Minnesota deer hunters this year have been slow to purchase licenses, a trend the Department of Natural Resources (DNR) is tracking without much trepidation.

Last Friday, two weeks before the scheduled Nov. 4 opening of the firearms deer season, the DNR had sold 28 percent fewer licenses to hunters than it did over the same period last year. In 2016, more than 162,000 total licenses had been sold with two weeks remaining before the opener. This year, the number of licenses sold was 115,551.

Money from deer licenses is vital to the DNR’s core Game & Fish Fund for wildlife management. The norm in Minnesota is for annual deer license sales to near or top the 500,000 mark.

Steve Merchant, the DNR’s wildlife populations manager, said he’s not reading too much into the data because fewer hunters this year are faced with the urgency of applying early for permits to shoot antlerless deer. The first big push for those tags is by the first week of September.

Merchant said the growing deer population has led to an increase in deer permit areas where hunters can shoot antlerless deer without special permits. If you don’t have to apply for an antlerless tag, you can wait until you are ready to hunt to purchase your license.

“I think that is what’s going on with the data, but only time will tell,” Merchant said.

Aquatic invaders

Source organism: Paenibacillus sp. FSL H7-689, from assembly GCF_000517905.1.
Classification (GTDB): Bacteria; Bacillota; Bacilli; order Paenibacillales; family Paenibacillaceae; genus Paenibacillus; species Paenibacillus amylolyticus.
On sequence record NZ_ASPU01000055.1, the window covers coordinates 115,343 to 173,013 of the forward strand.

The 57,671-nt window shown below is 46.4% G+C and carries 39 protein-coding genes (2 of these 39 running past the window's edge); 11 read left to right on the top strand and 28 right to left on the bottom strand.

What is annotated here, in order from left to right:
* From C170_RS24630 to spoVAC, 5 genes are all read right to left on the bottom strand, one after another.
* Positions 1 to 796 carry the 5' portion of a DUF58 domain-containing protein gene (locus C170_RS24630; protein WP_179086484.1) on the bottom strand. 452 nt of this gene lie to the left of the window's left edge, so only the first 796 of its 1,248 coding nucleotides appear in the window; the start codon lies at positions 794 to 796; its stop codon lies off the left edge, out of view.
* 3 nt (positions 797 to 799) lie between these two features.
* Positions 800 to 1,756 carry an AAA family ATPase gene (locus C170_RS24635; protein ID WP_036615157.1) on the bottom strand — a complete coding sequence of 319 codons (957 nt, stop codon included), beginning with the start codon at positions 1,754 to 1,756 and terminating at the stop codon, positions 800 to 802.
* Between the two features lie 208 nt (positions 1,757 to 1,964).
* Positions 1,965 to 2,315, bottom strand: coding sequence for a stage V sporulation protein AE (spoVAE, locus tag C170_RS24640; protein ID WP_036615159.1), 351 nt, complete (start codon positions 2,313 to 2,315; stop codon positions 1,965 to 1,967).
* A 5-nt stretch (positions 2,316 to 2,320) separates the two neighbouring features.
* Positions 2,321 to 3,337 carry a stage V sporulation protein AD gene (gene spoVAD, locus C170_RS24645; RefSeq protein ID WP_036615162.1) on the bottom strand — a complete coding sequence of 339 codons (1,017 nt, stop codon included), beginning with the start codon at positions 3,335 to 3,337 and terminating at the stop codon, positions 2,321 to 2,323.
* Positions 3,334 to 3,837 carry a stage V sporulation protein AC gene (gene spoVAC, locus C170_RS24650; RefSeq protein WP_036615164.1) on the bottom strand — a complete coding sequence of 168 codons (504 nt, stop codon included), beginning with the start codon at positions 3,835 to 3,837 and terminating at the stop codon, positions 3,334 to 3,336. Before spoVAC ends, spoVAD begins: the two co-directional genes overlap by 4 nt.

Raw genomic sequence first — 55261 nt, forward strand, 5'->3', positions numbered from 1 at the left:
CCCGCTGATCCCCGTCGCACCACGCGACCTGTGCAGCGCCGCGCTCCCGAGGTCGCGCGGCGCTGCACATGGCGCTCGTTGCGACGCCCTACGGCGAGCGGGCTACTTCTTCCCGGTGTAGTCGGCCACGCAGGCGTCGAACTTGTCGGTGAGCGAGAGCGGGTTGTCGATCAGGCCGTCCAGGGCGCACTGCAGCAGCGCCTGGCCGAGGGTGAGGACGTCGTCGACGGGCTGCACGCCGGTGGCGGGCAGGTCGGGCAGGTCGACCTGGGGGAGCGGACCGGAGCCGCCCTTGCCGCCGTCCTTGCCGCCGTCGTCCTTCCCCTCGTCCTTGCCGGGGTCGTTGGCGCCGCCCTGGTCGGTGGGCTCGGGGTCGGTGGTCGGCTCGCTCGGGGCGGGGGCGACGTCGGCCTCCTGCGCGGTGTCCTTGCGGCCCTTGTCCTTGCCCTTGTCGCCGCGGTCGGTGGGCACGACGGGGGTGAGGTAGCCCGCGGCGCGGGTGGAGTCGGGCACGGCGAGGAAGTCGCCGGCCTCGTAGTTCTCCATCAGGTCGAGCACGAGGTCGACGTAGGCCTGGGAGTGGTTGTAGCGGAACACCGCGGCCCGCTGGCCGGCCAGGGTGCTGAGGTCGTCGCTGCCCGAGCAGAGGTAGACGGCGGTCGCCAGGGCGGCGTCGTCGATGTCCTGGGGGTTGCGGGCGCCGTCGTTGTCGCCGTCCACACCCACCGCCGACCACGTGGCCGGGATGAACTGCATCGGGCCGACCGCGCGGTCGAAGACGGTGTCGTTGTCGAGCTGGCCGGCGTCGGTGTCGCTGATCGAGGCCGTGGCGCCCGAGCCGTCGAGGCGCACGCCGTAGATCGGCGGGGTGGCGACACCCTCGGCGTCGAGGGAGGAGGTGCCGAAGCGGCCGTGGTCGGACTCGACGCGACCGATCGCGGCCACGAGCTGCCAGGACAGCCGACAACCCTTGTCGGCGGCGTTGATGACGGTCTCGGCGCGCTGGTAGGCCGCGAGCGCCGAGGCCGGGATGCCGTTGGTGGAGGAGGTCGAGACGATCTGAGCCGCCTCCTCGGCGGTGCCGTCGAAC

The Legislative‐Citizen Commission on Minnesota Resources (LCCMR) has selected 65 projects totaling $45.4 million to recommend for funding to the Legislature next year. Two of those projects are aimed at controlling Asian carp and zebra mussels, two major invasive threats to state waters.

One proposed grant would send $998,000 to University of Minnesota researcher Peter Sorenson to test a “promising new carp deterrent system” on the Mississippi River. The other would provide $500,000 in funding to molecular biologist Chris Merkes at the U.S. Geological Survey aquatic invasive species lab in La Crosse, Wis. Merkes would apply the money to his continuing research in search of genetic controls to prevent zebra mussels from affecting other species.

Another proposed grant of $400,000 would go to Leonard Ferrington at the U to study how to conserve state trout habitat in light of climate change by focusing on management of winter trout fishing. LCCMR projects are funded out of state lottery proceeds that go to the Environment and Natural Resources Trust Fund.